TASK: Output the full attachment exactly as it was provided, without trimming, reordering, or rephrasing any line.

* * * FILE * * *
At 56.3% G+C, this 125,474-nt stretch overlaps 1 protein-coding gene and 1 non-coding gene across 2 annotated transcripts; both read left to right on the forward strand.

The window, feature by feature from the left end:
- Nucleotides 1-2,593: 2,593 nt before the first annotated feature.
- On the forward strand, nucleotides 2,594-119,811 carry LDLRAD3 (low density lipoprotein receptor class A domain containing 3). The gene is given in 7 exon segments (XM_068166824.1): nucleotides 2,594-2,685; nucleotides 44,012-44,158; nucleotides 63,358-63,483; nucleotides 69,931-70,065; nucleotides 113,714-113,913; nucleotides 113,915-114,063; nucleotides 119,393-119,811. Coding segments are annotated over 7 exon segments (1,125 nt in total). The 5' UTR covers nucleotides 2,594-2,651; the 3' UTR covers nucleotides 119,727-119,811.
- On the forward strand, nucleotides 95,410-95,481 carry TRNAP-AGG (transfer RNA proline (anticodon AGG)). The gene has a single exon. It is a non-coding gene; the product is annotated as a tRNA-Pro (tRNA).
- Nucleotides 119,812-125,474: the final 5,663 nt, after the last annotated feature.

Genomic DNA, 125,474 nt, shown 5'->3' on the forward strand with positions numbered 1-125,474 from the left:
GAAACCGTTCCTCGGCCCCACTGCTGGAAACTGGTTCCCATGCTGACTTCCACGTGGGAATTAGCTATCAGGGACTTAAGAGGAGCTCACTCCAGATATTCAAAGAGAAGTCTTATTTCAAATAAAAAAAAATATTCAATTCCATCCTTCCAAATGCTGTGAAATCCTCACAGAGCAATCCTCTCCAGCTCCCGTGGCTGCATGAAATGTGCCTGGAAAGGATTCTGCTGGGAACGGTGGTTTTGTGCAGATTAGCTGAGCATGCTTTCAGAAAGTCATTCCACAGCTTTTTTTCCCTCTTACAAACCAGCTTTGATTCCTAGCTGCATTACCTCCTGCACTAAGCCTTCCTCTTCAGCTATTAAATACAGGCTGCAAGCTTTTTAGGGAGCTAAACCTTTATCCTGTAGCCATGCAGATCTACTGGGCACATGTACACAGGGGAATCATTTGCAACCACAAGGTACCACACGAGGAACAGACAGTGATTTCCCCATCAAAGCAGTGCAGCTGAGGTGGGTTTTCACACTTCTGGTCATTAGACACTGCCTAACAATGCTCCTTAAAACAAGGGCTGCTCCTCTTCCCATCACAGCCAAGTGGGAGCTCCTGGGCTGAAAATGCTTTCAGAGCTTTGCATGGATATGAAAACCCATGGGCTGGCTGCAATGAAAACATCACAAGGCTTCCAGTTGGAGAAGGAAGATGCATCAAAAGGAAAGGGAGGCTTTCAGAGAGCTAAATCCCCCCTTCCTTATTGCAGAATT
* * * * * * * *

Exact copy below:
At 56.3% G+C, this 125,474-nt stretch overlaps 1 protein-coding gene and 1 non-coding gene across 2 annotated transcripts; both read left to right on the forward strand.

The window, feature by feature from the left end:
- Nucleotides 1-2,593: 2,593 nt before the first annotated feature.
- On the forward strand, nucleotides 2,594-119,811 carry LDLRAD3 (low density lipoprotein receptor class A domain containing 3). The gene is given in 7 exon segments (XM_068166824.1): nucleotides 2,594-2,685; nucleotides 44,012-44,158; nucleotides 63,358-63,483; nucleotides 69,931-70,065; nucleotides 113,714-113,913; nucleotides 113,915-114,063; nucleotides 119,393-119,811. Coding segments are annotated over 7 exon segments (1,125 nt in total). The 5' UTR covers nucleotides 2,594-2,651; the 3' UTR covers nucleotides 119,727-119,811.
- On the forward strand, nucleotides 95,410-95,481 carry TRNAP-AGG (transfer RNA proline (anticodon AGG)). The gene has a single exon. It is a non-coding gene; the product is annotated as a tRNA-Pro (tRNA).
- Nucleotides 119,812-125,474: the final 5,663 nt, after the last annotated feature.

Genomic DNA, 125,474 nt, shown 5'->3' on the forward strand with positions numbered 1-125,474 from the left:
GAAACCGTTCCTCGGCCCCACTGCTGGAAACTGGTTCCCATGCTGACTTCCACGTGGGAATTAGCTATCAGGGACTTAAGAGGAGCTCACTCCAGATATTCAAAGAGAAGTCTTATTTCAAATAAAAAAAAATATTCAATTCCATCCTTCCAAATGCTGTGAAATCCTCACAGAGCAATCCTCTCCAGCTCCCGTGGCTGCATGAAATGTGCCTGGAAAGGATTCTGCTGGGAACGGTGGTTTTGTGCAGATTAGCTGAGCATGCTTTCAGAAAGTCATTCCACAGCTTTTTTTCCCTCTTACAAACCAGCTTTGATTCCTAGCTGCATTACCTCCTGCACTAAGCCTTCCTCTTCAGCTATTAAATACAGGCTGCAAGCTTTTTAGGGAGCTAAACCTTTATCCTGTAGCCATGCAGATCTACTGGGCACATGTACACAGGGGAATCATTTGCAACCACAAGGTACCACACGAGGAACAGACAGTGATTTCCCCATCAAAGCAGTGCAGCTGAGGTGGGTTTTCACACTTCTGGTCATTAGACACTGCCTAACAATGCTCCTTAAAACAAGGGCTGCTCCTCTTCCCATCACAGCCAAGTGGGAGCTCCTGGGCTGAAAATGCTTTCAGAGCTTTGCATGGATATGAAAACCCATGGGCTGGCTGCAATGAAAACATCACAAGGCTTCCAGTTGGAGAAGGAAGATGCATCAAAAGGAAAGGGAGGCTTTCAGAGAGCTAAATCCCCCCTTCCTTATTGCAGAATT